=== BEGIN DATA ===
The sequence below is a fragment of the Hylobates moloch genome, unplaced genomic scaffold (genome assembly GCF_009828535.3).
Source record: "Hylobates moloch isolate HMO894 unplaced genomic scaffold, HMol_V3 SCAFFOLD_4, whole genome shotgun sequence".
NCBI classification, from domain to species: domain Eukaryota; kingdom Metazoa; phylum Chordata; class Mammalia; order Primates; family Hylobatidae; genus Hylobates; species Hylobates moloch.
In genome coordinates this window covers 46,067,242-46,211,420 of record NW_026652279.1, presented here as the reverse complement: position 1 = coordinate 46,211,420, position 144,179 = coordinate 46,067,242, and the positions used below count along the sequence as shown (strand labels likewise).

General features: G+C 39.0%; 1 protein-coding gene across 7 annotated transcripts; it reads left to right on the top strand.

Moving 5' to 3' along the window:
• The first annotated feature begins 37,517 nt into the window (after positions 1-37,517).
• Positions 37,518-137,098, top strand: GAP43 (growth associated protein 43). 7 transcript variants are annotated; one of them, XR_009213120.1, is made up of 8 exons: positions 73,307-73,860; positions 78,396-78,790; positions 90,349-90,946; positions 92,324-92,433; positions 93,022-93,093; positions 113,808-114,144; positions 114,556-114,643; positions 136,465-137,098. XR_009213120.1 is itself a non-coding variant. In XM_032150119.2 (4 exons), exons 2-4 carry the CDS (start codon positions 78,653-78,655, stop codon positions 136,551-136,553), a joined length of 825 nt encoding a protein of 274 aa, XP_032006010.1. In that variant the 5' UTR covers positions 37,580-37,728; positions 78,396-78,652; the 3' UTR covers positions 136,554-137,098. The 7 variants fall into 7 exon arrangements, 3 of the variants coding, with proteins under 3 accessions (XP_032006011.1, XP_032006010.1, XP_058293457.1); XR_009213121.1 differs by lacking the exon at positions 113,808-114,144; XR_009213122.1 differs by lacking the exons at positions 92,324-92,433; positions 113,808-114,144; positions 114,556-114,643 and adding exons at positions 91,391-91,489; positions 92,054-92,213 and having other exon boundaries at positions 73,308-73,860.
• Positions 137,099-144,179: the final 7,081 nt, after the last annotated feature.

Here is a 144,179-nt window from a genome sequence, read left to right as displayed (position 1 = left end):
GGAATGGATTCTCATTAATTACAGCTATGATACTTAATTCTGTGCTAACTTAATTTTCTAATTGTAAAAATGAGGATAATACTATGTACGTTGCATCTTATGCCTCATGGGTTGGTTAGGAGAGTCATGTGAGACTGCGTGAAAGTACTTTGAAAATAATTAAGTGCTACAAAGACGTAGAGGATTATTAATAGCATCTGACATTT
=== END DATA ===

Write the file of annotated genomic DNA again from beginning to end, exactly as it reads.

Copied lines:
The sequence below is a fragment of the Hylobates moloch genome, unplaced genomic scaffold (genome assembly GCF_009828535.3).
Source record: "Hylobates moloch isolate HMO894 unplaced genomic scaffold, HMol_V3 SCAFFOLD_4, whole genome shotgun sequence".
NCBI classification, from domain to species: domain Eukaryota; kingdom Metazoa; phylum Chordata; class Mammalia; order Primates; family Hylobatidae; genus Hylobates; species Hylobates moloch.
In genome coordinates this window covers 46,067,242-46,211,420 of record NW_026652279.1, presented here as the reverse complement: position 1 = coordinate 46,211,420, position 144,179 = coordinate 46,067,242, and the positions used below count along the sequence as shown (strand labels likewise).

General features: G+C 39.0%; 1 protein-coding gene across 7 annotated transcripts; it reads left to right on the top strand.

Moving 5' to 3' along the window:
• The first annotated feature begins 37,517 nt into the window (after positions 1-37,517).
• Positions 37,518-137,098, top strand: GAP43 (growth associated protein 43). 7 transcript variants are annotated; one of them, XR_009213120.1, is made up of 8 exons: positions 73,307-73,860; positions 78,396-78,790; positions 90,349-90,946; positions 92,324-92,433; positions 93,022-93,093; positions 113,808-114,144; positions 114,556-114,643; positions 136,465-137,098. XR_009213120.1 is itself a non-coding variant. In XM_032150119.2 (4 exons), exons 2-4 carry the CDS (start codon positions 78,653-78,655, stop codon positions 136,551-136,553), a joined length of 825 nt encoding a protein of 274 aa, XP_032006010.1. In that variant the 5' UTR covers positions 37,580-37,728; positions 78,396-78,652; the 3' UTR covers positions 136,554-137,098. The 7 variants fall into 7 exon arrangements, 3 of the variants coding, with proteins under 3 accessions (XP_032006011.1, XP_032006010.1, XP_058293457.1); XR_009213121.1 differs by lacking the exon at positions 113,808-114,144; XR_009213122.1 differs by lacking the exons at positions 92,324-92,433; positions 113,808-114,144; positions 114,556-114,643 and adding exons at positions 91,391-91,489; positions 92,054-92,213 and having other exon boundaries at positions 73,308-73,860.
• Positions 137,099-144,179: the final 7,081 nt, after the last annotated feature.

Here is a 144,179-nt window from a genome sequence, read left to right as displayed (position 1 = left end):
GGAATGGATTCTCATTAATTACAGCTATGATACTTAATTCTGTGCTAACTTAATTTTCTAATTGTAAAAATGAGGATAATACTATGTACGTTGCATCTTATGCCTCATGGGTTGGTTAGGAGAGTCATGTGAGACTGCGTGAAAGTACTTTGAAAATAATTAAGTGCTACAAAGACGTAGAGGATTATTAATAGCATCTGACATTT